Ahead of the likely ‘vote-on-account’, the chorus for abolition of ‘angel tax’ has got louder with the Nasscom, IVCA, Indian Angel Network and TIE Global dashing out a joint letter to Finance Minister Arun Jaitley and Commerce Minister Suresh Prabhu in this regard.
Making a case for abolition of ‘angel tax’, the industry bodies said the Prime Minister’s push for ‘Start-up India’ has run into “severe implementation problems” due to the said tax provision (Section 56 of the Income Tax Act).
The Indian Private Equity and Venture Capital Association (IVCA) is the apex industry body representing private equity and venture capital players in the country.
The joint letter said nowhere in the world does such a provision — which penalises angel investors and the start-ups simply because premium is paid or discount is given on the sale or purchase of shares — exists.
The ‘angel tax’ is based on the mere suspicion that angel investors are investing their undisclosed income, according to the industry bodies. There is no empirical evidence to show that there exists any systemic menace in this regard, said the letter.
“If there is any investor who cannot explain the source of investment, we suggest, by all means go after that investor. But every investor paying premium or getting discount should not be presumed to be deemed criminal and penalised,” the letter said.
It was also submitted that the taxman could address his concerns around the genuineness of the transaction including legitimate source of funds under Section 68 (of the income tax law) related to unexplained cash credits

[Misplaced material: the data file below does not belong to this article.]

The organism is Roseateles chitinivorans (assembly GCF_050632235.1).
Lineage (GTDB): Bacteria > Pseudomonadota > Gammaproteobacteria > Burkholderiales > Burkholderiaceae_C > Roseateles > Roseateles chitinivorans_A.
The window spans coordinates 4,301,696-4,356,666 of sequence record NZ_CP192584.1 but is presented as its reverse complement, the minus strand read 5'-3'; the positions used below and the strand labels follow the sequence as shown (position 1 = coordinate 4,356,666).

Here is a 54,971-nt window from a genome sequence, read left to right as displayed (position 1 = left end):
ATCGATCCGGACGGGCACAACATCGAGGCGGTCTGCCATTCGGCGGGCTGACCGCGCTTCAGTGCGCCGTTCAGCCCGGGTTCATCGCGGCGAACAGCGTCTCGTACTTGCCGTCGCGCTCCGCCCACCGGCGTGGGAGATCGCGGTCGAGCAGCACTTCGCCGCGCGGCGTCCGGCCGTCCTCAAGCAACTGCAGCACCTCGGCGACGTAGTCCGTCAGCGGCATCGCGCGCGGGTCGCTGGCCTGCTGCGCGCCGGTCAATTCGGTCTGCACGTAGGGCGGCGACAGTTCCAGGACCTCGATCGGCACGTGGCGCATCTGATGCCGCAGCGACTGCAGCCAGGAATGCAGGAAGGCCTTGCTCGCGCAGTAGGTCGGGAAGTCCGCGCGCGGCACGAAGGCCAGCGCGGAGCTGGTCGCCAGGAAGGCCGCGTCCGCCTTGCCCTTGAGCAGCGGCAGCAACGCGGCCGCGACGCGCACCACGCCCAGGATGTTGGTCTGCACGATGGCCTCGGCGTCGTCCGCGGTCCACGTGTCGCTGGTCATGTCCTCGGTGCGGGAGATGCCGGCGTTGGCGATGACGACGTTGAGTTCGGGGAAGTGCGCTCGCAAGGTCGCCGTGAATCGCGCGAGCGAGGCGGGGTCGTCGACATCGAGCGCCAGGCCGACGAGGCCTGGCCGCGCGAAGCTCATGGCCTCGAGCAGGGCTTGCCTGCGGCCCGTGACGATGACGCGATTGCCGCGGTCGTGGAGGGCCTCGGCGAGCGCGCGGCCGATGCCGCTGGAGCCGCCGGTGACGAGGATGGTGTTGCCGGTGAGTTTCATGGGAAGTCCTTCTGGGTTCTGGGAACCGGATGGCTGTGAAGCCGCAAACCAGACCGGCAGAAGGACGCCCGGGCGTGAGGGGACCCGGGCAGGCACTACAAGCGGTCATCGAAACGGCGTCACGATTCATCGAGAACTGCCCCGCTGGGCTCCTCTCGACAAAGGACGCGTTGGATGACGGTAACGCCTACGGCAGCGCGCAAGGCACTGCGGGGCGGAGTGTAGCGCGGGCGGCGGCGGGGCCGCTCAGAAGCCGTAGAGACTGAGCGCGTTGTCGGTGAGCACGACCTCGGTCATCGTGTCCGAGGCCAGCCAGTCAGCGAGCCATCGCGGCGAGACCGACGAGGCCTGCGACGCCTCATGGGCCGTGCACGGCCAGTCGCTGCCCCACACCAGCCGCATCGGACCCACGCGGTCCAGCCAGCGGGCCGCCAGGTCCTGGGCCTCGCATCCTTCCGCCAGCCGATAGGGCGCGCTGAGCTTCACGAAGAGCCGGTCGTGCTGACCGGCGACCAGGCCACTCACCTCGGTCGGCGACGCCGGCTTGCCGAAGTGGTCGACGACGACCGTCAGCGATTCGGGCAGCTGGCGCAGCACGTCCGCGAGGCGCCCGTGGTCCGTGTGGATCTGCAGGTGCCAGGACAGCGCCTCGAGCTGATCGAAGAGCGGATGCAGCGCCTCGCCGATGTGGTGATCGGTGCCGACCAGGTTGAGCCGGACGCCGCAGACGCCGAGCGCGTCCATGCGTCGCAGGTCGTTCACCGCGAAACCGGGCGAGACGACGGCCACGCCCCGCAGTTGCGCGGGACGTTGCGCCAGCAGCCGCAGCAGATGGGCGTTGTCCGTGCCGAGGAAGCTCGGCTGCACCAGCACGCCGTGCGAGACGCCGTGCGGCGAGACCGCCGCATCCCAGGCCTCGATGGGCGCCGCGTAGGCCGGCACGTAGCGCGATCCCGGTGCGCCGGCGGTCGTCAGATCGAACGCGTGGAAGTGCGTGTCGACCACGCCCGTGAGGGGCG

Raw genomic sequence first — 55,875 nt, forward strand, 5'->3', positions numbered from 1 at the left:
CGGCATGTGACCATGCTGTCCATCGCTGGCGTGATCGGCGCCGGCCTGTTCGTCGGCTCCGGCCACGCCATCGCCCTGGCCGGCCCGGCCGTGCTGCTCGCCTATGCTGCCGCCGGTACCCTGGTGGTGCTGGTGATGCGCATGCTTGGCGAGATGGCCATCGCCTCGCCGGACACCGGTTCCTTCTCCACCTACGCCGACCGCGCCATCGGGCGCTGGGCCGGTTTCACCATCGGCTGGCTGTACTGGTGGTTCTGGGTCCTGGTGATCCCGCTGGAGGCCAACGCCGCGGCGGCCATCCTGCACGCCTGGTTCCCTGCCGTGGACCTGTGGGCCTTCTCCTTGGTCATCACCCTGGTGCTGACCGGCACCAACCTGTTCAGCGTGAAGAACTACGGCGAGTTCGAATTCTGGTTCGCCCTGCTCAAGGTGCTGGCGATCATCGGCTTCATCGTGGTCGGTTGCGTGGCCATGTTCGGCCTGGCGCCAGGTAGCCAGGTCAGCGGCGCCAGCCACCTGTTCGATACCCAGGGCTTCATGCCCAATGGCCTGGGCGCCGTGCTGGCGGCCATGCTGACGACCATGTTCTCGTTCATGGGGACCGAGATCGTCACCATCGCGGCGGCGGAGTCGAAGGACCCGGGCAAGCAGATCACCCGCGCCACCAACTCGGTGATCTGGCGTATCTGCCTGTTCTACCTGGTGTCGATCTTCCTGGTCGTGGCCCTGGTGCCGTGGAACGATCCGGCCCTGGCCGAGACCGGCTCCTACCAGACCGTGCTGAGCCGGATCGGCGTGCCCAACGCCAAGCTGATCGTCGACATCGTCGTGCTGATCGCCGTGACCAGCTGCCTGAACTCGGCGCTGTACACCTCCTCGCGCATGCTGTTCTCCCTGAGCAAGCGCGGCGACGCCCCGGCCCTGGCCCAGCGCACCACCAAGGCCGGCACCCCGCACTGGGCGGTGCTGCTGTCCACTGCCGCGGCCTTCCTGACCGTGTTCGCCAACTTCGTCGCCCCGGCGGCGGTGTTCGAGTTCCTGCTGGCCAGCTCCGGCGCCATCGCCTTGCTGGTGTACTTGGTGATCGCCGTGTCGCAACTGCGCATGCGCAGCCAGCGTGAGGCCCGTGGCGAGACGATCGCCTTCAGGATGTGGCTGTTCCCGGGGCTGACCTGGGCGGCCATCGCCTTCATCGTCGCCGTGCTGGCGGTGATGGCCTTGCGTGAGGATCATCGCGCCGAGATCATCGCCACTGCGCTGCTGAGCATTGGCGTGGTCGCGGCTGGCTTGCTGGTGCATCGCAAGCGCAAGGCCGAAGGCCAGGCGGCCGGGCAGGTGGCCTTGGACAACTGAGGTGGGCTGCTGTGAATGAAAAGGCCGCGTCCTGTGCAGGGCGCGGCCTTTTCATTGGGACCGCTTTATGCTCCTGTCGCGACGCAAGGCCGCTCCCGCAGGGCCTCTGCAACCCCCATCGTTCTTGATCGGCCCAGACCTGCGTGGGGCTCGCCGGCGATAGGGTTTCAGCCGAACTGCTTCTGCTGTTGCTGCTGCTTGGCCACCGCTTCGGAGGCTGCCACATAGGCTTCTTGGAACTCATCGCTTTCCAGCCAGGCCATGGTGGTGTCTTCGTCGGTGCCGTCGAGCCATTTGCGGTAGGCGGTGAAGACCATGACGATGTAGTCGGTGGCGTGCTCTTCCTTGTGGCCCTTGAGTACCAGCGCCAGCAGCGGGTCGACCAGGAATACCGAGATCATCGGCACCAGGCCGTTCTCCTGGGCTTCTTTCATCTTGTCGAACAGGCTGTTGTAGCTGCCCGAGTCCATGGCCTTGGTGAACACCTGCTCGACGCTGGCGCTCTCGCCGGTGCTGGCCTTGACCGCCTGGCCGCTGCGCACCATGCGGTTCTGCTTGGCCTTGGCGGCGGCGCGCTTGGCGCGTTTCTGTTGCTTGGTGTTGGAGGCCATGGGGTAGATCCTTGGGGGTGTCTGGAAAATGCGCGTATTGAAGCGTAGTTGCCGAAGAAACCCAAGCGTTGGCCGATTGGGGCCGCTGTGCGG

No coercive measures
No sooner than a spate of tax demands hit several start-ups, the matter reached the corridors of power in the Capital.
This prompted the CBDT to issue directions to its field formations on December 24 that no coercive measure be taken to recover outstanding demand in case of start-ups if additions have been made under Section 56(2)(viib) (angel tax provision).
This will have to be the case till further instructions are issued by the CBDT in this regard. The problem is that the CBDT instruction is not widely known across the country, putting many start-ups under the taxman’s stranglehold.
Shailesh Kumar, Director, NANGIA Advisors, felt that specific amendment to the income tax law through Budget or otherwise is not necessary to provide relief to start-ups. The relief may be granted even by way of a CBDT notification providing appropriate guidelines or safeguards to protect the investors, he said.
Deepak Sahni, founder and CEO of startup, Healthians, said intervention by Prime Minister Narendra Modi can save the situation. “As of now, there is absolutely no clarity on the issue. The Tax Department wants to know how valuations can be high when the start-ups are suffering losses,” he said. Healthians is a health diagnosis home service start-up.
He said the tax officials do not make a distinction between a company and a start-up. While some Assessing Officers accept the valuations, others do not. “If the Government takes up the issue in February before Parliament and brings clarity on the issue, then the start-ups will be able to breathe easy. Otherwise, once the country gets into the election mode, a lot of start-ups will face huge problems. As a collateral damage there are quite a few start-ups that have deferred plans for their funding.
Aprameya Radhakrishna, who was one of the co-founders of taxiforsure, which was later acquired by Ola, said as an investor he has been asked to file documents with the tax authorities. He said he is not aware of any new Finance Ministry circular on the angel tax. “Here investment is seen as income and goes against the very nature of funding start-ups,” he said.
Shezaan Bhojani, co-founder and CEO of Design Cafe, said on the one hand the government wants to encourage start-ups and showcase India as a leader to the world, but on the other, the Income Tax department issues IT notices to 100s or thousands of start-ups with tax demands on investment or capital raised from genuine investors.
Source: The Hindu